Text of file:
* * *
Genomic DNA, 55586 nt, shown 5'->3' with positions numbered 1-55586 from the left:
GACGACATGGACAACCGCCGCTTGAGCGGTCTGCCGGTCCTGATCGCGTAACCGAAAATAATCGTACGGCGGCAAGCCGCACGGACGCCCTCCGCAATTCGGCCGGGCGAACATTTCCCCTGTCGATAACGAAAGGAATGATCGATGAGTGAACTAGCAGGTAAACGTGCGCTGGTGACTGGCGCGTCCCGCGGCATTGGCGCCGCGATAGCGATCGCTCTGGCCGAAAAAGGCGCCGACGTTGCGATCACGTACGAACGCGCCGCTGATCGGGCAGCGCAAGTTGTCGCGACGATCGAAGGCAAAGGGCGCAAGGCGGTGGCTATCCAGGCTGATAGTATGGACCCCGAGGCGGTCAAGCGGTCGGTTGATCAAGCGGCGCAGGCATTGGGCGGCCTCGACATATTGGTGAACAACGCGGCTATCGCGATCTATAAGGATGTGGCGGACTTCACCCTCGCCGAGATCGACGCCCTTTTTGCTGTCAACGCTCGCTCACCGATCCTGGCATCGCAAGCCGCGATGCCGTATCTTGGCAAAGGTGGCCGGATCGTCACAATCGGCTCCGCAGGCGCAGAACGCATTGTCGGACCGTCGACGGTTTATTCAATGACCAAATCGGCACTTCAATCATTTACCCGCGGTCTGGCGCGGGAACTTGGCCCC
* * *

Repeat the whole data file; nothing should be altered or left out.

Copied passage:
Genomic DNA, 55586 nt, shown 5'->3' with positions numbered 1-55586 from the left:
GACGACATGGACAACCGCCGCTTGAGCGGTCTGCCGGTCCTGATCGCGTAACCGAAAATAATCGTACGGCGGCAAGCCGCACGGACGCCCTCCGCAATTCGGCCGGGCGAACATTTCCCCTGTCGATAACGAAAGGAATGATCGATGAGTGAACTAGCAGGTAAACGTGCGCTGGTGACTGGCGCGTCCCGCGGCATTGGCGCCGCGATAGCGATCGCTCTGGCCGAAAAAGGCGCCGACGTTGCGATCACGTACGAACGCGCCGCTGATCGGGCAGCGCAAGTTGTCGCGACGATCGAAGGCAAAGGGCGCAAGGCGGTGGCTATCCAGGCTGATAGTATGGACCCCGAGGCGGTCAAGCGGTCGGTTGATCAAGCGGCGCAGGCATTGGGCGGCCTCGACATATTGGTGAACAACGCGGCTATCGCGATCTATAAGGATGTGGCGGACTTCACCCTCGCCGAGATCGACGCCCTTTTTGCTGTCAACGCTCGCTCACCGATCCTGGCATCGCAAGCCGCGATGCCGTATCTTGGCAAAGGTGGCCGGATCGTCACAATCGGCTCCGCAGGCGCAGAACGCATTGTCGGACCGTCGACGGTTTATTCAATGACCAAATCGGCACTTCAATCATTTACCCGCGGTCTGGCGCGGGAACTTGGCCCC